example, large land holders simple accumulate their profit out of the rural areas. Small holders can accumulate
their investment within the local economy. It provides more potentiality in diversifying local capital
accumulation.

5.2 Education subsidies


In the perspective of Bangladesh, education is treated as the key component of the government to
accelerate poverty reduction. The government also increases spending on the sectors which encourage pro-poor
growth and reduce poverty. Education has the topmost essence in these strategy implementation. The
Bangladesh government has been concerned on educational access and completion of basic education for the
poor as well as improving quality and skills of the workforce. That is why the government education spending
more emphasizes on two important social safety net programs: the first one is aiming to protect disadvantages
groups and the second one is to make access and participation in education where the equality in educational
attainment has been given importance. There are two significant stipend programs in school level. The primary
stipend program is designed for the assistance of poor students to be enlightened in rural schools. On the other
hand the secondary stipend scheme is established aiming educate rural female students with no tuition fee and a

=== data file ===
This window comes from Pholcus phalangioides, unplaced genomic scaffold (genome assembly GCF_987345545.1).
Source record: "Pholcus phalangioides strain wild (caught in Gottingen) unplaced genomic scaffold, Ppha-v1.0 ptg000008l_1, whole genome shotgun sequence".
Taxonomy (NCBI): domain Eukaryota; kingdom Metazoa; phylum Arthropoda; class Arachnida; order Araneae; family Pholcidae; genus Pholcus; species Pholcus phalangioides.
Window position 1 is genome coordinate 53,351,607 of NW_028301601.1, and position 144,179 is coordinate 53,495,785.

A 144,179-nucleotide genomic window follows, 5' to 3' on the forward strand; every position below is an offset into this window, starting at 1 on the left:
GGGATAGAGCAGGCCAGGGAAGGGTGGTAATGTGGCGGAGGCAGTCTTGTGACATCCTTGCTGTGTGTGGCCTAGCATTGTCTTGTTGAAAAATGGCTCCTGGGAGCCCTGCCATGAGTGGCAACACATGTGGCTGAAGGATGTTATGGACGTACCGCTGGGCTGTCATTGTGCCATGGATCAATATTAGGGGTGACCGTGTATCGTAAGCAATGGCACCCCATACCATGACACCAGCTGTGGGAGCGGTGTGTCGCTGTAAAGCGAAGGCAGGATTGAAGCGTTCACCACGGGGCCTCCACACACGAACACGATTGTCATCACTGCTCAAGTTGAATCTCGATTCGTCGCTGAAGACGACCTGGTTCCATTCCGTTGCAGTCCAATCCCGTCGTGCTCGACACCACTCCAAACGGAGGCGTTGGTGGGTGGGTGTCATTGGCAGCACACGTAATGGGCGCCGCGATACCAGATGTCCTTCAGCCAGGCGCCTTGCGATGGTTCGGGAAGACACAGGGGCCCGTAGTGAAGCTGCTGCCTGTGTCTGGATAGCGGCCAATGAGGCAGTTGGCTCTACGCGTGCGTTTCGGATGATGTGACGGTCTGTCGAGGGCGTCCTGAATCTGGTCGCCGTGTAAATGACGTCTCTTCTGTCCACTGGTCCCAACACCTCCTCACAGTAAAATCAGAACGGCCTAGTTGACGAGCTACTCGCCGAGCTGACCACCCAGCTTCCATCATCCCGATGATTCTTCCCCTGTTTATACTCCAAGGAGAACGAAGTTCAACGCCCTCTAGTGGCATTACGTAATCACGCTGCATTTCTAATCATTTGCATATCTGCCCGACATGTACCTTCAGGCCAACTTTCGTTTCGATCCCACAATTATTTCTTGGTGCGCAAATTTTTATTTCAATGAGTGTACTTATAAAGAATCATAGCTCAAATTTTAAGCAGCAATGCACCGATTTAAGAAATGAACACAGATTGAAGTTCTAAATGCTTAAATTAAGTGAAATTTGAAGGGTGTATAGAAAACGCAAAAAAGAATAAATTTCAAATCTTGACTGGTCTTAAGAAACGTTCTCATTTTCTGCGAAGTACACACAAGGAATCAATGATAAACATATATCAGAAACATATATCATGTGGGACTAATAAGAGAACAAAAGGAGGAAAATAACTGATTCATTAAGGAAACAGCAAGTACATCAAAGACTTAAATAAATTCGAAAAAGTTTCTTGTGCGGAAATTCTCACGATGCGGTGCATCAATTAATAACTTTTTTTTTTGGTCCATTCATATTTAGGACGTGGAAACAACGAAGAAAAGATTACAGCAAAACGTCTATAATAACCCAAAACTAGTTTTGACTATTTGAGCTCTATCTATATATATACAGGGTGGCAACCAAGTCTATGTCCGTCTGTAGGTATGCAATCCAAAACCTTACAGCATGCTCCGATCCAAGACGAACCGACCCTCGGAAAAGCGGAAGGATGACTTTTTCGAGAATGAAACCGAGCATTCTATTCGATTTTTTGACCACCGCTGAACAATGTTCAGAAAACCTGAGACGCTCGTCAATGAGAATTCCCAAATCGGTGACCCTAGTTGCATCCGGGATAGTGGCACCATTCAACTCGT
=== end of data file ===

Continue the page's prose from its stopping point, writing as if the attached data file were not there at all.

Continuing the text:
small amount of stipend. But in the true sense the enrolment in primary and secondary education are relatively
low in Bangladesh. On the otherhand, the enrolment rates between poor and non-poor are substantially different.
Furthermore, the poor students have very little enrolment in tertiary education due to increasing education cost
and lower completion rates in earlier levels of education. The government has been more priorities in public
education spending at pre-tertiary level. In this case, most of the education subsidy is spent (Al-Samarrai, 2009).

5.3 A minimum wage implementation in Bangladesh


There was extremely low legal minimum wage in Bangladesh before 2010. It left below the United
Nations Poverty line. In 2010, a new minimum wage has been introduced, the minimum wage proposed by the
government was BDT 3000 (US$38). The increasing minimum wage rate is still very low, although it prevails a
good sign for the poor people. The local trade union demand was BDT 5000. The law came into effect after 2010
(Fair Wear foundation 2012).

5.4 Trade liberalization in Bangladesh


Trade liberalization is one of the major policy reforms in Bangladesh. It is implemented as one of the
part of overall economic reform programs. It associates the structural adjustment program in 1987. But this was
not the case before. After the independence in 1971, Bangladesh followed highly restricted trade policy. High
tariff and non-tariff barriers to trade and overvalued exchange rate system are used for the import substitution